“Before Bruce went on tour in ’85, he was here every Sunday. It was a regular thing. If he wasn’t here, you were worried,” he says.
The club is convenient for Springsteen to drop into from his home in nearby Rumson, N.J. And amid life here in this tired old beach town, the bulky warehouse of a building has become the beacon of the Boss’ mystique, an unassuming landmark in the world of a rock ‘n’ roll legend.
A few blocks away from the Pony, on a recent Sunday inside the Asbury Park Rock ‘n’ Roll Museum (Please see related story, below), curators Billy Smith and Steve Bumball think tonight may be one of those impromptu visits.
Smith has heard that Springsteen and the E Street Band have been practicing songs from the new Tunnel of Love album and may try out material around 1 a.m. “We have good vibes,” says Smith. “It’s a good night.
Something’s going to happen. The band’s been rehearsing new songs all week. I heard they’re going to bump Cats tonight.”
Because the word is out, Smith and Bumball arrive early at the club to stake out positions along the edge of the small stage.
Backstage at the Pony, guitarist Ray Anderson has heard the rumors and is becoming convinced Springsteen will join Cats on stage later in the evening.
“It’s awfully crowded tonight,” he says. “The buzz is around town about the Boss. Who knows?”
While fans look for signs of Springsteen, one surprise guest does arrive. Guitarist Bobby Bandiera of Southside Johnny and the Asbury Jukes joins the band during Cats’ second set. And John Eddie, another local favorite who released his debut album on CBS last year, is roaming the Pony.
Surveying the growing crowd, Mrowicki points out fans who have come from as far as Washington, D.C., on the remote chance they’ll catch a glimpse of Springsteen in his “home” club. “The problem is, a lot of the time, if (Springsteen) doesn’t show, somebody takes the blame,” he says. “We got a letter last week from an irate customer.”
Whether Springsteen shows up, of course, is beyond Mrowicki’s control. He just serves up a steady diet of Bruce tunes, which helps to whip up the hopes of the rumormongers.
The Stone Pony is truly unspectacular, inside and out.
Just a stone’s throw from the aging Asbury Park boardwalk and Atlantic Ocean, the long white building will never win any awards for architecture. Although the fire marshal limits crowds to 554 people, the club feels roomy, with a square, walkaround bar near the entrance, another one at the rear, two smaller bars in-between and a stage and dance floor. The difference between the Pony and any other nightclub in the world is that no matter how ordinary, this is the one Bruce Springsteen calls home.
“Everybody likes to have a place they can go and see familiar faces,” says Billy Smith. The Stone Pony, he adds, is a place Springsteen “can go and, to a certain extent, be treated like a normal person.”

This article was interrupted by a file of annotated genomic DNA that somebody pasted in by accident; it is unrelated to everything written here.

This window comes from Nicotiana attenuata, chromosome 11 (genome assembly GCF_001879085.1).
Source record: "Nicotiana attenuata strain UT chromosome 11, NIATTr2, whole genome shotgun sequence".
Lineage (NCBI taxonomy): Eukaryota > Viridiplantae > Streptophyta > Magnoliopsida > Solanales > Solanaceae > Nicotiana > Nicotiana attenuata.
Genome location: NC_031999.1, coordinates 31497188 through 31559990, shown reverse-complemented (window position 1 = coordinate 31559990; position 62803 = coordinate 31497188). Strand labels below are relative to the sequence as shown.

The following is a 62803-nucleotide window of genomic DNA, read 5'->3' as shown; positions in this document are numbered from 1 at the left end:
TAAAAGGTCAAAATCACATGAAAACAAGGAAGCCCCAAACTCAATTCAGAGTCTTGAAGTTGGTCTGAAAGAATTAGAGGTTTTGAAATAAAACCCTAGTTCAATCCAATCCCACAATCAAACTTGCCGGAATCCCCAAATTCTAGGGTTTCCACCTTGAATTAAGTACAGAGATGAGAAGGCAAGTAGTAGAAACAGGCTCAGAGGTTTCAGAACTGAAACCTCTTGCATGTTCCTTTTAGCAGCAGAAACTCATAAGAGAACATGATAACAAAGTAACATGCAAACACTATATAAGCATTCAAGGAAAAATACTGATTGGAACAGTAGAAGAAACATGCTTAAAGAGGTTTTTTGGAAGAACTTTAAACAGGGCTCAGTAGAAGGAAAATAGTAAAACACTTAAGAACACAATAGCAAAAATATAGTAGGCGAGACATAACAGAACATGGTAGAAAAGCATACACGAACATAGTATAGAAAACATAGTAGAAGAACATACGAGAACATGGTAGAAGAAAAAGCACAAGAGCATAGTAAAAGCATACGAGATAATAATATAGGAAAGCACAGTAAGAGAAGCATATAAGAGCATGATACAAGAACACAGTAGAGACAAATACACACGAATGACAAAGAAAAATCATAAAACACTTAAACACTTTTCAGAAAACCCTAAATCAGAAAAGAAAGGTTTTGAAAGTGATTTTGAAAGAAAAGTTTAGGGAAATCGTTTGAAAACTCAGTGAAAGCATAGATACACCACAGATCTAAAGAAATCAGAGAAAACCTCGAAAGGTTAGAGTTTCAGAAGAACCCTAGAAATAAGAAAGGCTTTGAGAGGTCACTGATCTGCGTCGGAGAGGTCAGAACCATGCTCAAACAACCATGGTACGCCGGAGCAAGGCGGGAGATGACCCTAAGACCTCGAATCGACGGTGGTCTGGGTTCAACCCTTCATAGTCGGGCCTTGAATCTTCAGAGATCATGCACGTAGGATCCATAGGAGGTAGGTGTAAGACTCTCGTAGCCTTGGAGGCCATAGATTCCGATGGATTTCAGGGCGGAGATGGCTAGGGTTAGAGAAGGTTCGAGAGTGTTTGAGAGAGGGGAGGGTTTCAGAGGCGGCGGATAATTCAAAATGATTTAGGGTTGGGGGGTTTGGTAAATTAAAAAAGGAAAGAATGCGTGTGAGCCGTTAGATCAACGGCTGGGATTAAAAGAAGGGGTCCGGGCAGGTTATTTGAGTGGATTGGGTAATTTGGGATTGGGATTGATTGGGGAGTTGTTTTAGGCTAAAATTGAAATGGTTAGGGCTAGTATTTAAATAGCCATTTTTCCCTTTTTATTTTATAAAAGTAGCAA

Bruce Pielka, owner/manager of the club, and his partner Jack Roig, aren’t as sentimental about the things that happen at the Pony as the fans are, so the place isn’t overwhelmed with memorabilia. They also are cautious not to commercialize the visits of their famous guest for fear of frightening off the Boss.
“You don’t see a whole wall of Bruce,” says Mrowicki. “We just don’t want to play it up. If you were coming just to hang out, you wouldn’t want to see your face all over, either.
“We never advertise that he comes here,” the DJ continues. “It’s a word-of-mouth thing. We’ve never sold tickets … We have gotten strange letters. We got one from someone in Staten Island who thought he could get tickets by clandestinely sending us $100 a ticket.”
The cover charge on Sundays is actually $4 whether Bruce plays or not. Stone Pony T-shirts are sold, but nothing that even refers to Springsteen appearances is available. There are collections of snapshots on a few walls from special nights when Springsteen and other locals – Southside Johnny, Bon Jovi, John Eddie, Glen Burtnick – have shown up to play together or separately. A Born in the U.S.A. poster at the door congratulates “Bruce” on reaching the top of the Billboard charts in 1984.
The Stone Pony has become as special a club as any in New York City, including the old Max’s Kansas City – which launched Springsteen almost 15 years ago – The Bottom Line, CBGBs or the Roxy. It is as revered and as identified with Springsteen as Liverpool’s Cavern was to the Beatles in the early 1960s.
“You get a feeling when you’re in there,” says Bumball. “You know it’s special.”
Ray Anderson, the Cats guitarist, is a Bruce fanatic.
“Born to Run – that’s my bible,” says the musician shortly before going on stage. “The first time he asked me to sing a song with him, I felt thrilled. He knows my name! That’s warmth. I’m a fanatic about him. I can’t put it into words.